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Lead concerns? How to test your home's water

Posted at 6:54 PM, Jan 25, 2016
and last updated 2016-02-07 20:54:27-05

It was one thing when just one city in Michigan was struggling with a water crisis.

Now, a Northern Ohio community is struggling with contaminated water as well, and people everywhere are growing concerned.

Rochelle Hensley is a mom who wants everyone to have safe food and water here in her Northern Kentucky home.

Like a lot of parents, she was disturbed by news of Flint, Michigan's lead poisoning crisis.

"The biggest concern is having young children, and hearing about lead poisoning," Hensley said.

It hit closer to home when she heard about a town outside Cleveland, Sebring, with a similar crisis.

"It just seems unbelievable. You trust your water is healthy for your kids, and it's scary to that it might not be," she said.

The EPA blames something called "aggressive water" for the most recent crisis in Sebring, pointing to corrosive water that leaches lead and copper right out of older pipes.

What You Can Do

Concerned?

You can test your water for minerals with simple kits sold at Amazon, local hardware stores, Lowes, and Home Depot.

We bought an inexpensive "H2-OK Kit" for $10, then tested Hensley's water for metals and minerals, even acidity. A better version, with full lead test, sells for $25.

While not a scientific test, the test using strips dipped in a vial of her tap water showed her metals all in the safe range.

Lead Poisoning Remains a Concern

The Centers for Disease Control and Prevention reports a number of lead poisoning cases in the Cincinnati area last year, though many could be from lead paint and other sources.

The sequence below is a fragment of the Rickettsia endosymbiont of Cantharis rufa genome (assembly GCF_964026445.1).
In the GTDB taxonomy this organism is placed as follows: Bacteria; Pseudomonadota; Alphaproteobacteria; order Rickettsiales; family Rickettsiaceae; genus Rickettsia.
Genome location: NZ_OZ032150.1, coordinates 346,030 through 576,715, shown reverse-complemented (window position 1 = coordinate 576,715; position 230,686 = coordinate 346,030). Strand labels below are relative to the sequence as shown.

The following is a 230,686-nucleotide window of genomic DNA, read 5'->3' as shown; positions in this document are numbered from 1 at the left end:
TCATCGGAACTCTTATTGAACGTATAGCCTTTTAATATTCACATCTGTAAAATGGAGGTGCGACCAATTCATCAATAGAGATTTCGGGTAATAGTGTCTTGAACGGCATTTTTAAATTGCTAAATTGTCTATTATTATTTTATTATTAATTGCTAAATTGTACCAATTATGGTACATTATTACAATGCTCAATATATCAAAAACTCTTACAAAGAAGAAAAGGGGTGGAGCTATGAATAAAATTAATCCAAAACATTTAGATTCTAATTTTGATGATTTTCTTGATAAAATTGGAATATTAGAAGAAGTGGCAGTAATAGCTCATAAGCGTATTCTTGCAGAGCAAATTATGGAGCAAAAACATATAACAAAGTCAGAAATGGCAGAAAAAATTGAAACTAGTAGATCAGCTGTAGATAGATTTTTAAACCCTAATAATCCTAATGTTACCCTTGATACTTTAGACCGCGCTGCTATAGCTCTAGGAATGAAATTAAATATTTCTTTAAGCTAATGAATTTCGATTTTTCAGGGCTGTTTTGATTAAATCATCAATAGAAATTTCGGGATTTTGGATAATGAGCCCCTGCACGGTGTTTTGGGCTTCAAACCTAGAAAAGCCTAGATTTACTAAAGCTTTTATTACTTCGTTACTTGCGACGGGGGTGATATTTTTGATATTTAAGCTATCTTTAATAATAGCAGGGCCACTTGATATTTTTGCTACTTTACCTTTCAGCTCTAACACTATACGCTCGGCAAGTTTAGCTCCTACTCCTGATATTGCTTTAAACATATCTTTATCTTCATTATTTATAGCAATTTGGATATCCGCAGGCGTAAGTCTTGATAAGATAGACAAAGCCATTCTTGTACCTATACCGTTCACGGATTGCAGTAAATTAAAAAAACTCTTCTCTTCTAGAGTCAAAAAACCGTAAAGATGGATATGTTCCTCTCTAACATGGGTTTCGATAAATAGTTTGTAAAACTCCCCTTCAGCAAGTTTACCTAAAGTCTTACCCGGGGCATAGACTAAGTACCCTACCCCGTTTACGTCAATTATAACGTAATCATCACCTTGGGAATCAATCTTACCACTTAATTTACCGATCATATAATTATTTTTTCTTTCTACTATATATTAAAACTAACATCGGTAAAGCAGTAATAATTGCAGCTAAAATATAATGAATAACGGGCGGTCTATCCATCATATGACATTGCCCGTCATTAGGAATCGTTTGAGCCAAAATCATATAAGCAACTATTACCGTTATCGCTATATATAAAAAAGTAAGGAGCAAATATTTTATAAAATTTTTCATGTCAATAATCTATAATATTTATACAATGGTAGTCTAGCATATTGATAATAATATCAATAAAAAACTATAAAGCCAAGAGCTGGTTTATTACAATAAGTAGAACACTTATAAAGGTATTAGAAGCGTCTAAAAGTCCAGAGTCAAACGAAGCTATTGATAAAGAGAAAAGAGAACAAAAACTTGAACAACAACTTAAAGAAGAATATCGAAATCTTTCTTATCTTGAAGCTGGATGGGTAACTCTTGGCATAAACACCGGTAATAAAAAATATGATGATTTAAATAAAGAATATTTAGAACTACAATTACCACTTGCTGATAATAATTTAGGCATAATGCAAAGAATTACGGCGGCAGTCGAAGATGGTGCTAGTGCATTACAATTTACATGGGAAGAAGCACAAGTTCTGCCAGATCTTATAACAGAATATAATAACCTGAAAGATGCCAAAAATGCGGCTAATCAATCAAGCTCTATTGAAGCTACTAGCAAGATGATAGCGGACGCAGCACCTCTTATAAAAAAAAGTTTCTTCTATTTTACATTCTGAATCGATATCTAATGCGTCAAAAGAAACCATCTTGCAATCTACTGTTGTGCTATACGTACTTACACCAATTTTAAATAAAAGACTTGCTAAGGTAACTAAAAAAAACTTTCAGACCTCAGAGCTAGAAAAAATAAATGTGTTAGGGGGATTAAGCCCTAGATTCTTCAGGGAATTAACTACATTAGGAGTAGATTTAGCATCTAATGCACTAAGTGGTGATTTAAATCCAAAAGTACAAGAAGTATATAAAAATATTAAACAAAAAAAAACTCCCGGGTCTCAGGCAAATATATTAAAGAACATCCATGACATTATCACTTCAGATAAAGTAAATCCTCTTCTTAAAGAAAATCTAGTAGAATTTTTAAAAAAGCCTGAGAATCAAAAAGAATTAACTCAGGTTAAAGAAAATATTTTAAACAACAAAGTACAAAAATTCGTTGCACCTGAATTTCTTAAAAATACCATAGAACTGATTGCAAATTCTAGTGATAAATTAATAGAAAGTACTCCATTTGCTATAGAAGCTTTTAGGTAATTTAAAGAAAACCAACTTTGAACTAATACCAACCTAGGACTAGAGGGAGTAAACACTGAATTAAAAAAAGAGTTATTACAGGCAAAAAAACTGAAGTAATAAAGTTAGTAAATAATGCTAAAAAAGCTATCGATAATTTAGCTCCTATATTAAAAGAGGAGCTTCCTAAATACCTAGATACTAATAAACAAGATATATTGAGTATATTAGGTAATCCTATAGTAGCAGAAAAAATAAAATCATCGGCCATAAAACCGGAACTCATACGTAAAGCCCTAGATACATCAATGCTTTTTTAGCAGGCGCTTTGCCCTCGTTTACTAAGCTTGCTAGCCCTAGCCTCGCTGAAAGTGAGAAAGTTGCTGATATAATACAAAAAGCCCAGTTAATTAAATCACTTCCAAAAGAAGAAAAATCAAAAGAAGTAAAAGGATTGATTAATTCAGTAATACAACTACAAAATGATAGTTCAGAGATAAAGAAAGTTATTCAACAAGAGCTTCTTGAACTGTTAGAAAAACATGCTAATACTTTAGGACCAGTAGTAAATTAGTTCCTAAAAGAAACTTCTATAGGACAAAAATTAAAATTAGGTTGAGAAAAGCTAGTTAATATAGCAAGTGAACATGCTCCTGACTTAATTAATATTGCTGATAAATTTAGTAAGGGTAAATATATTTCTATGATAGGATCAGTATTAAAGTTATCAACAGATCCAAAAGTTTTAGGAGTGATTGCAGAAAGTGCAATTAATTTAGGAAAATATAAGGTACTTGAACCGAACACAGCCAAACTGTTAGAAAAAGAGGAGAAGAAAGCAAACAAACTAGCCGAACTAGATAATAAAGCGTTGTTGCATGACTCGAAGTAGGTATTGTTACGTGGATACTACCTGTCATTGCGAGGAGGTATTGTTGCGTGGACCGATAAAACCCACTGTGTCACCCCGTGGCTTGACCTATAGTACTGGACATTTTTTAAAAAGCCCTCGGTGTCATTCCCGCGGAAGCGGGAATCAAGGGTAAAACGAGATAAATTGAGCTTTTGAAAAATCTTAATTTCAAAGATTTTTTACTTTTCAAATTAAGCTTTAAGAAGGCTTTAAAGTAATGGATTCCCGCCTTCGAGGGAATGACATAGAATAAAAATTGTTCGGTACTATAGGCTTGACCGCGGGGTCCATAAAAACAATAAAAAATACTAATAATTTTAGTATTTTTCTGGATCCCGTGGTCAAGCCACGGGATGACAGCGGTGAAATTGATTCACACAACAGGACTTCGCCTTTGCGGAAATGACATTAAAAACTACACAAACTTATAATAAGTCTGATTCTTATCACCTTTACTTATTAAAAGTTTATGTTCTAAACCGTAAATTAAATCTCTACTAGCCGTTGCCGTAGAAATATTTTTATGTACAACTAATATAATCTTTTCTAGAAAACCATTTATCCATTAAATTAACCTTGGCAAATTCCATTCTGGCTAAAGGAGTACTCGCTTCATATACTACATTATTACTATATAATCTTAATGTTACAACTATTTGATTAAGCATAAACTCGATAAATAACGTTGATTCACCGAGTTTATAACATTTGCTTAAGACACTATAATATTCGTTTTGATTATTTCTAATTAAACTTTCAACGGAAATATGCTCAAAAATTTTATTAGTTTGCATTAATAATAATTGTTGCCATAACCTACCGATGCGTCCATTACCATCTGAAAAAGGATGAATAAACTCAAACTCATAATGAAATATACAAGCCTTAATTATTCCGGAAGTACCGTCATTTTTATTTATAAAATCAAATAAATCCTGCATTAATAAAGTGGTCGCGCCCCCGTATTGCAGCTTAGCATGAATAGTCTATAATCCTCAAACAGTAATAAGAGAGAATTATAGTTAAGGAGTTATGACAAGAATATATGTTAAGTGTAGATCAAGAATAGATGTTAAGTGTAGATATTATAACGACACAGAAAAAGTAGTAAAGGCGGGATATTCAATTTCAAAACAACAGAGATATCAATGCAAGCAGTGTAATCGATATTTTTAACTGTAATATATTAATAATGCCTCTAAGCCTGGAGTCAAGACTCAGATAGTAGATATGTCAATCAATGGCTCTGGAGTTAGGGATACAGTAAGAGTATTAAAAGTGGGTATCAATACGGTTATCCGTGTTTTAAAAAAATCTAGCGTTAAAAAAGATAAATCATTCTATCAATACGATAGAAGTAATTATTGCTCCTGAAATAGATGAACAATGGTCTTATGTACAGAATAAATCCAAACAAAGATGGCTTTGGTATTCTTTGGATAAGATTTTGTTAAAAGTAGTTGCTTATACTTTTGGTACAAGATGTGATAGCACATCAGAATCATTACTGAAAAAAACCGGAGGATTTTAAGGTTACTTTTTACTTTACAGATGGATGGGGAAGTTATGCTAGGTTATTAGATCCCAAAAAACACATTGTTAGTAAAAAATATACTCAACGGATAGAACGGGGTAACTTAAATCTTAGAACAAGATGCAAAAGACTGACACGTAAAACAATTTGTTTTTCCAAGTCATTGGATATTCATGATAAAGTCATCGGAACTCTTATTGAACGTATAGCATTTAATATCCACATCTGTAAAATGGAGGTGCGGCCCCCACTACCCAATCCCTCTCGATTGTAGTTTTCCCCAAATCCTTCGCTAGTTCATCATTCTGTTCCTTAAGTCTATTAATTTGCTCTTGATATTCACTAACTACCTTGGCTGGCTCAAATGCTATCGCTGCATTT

It reports:

  • 147 cases in Hamilton County
  • 21 in Butler County
  • 3 in Warren County
  • 6 in Kenton County
  • 1 in Bone County

Doctors say lead poisoning in children can lead to nervous system disorders and learning disabilities.

Cincinnati Water Among Best in US

But Greater Cincinnati Water Works says there's no need to worry if you use municipal water in their coverage area of three counties, plus many other surrounding communities.

They claim Cincinnati has the most state-of-the-art treatment facilities in the nation.

Superintendent Jeff Swetfeder told us "Our water is clean. Our water is safe."

Back at home, Rachelle Hensley is thrilled that her water is safe.

"I'm feeling a little bit better, yeah," she said.

The Bottom Line

The bottom line: there are no reports of lead contaminated water here at this time in the Cincinnati area.

But if you have concerns, you can find water test kits for $10 to $20 at hardware stores, plumbing stores, and online.

That way you don't waste your money.

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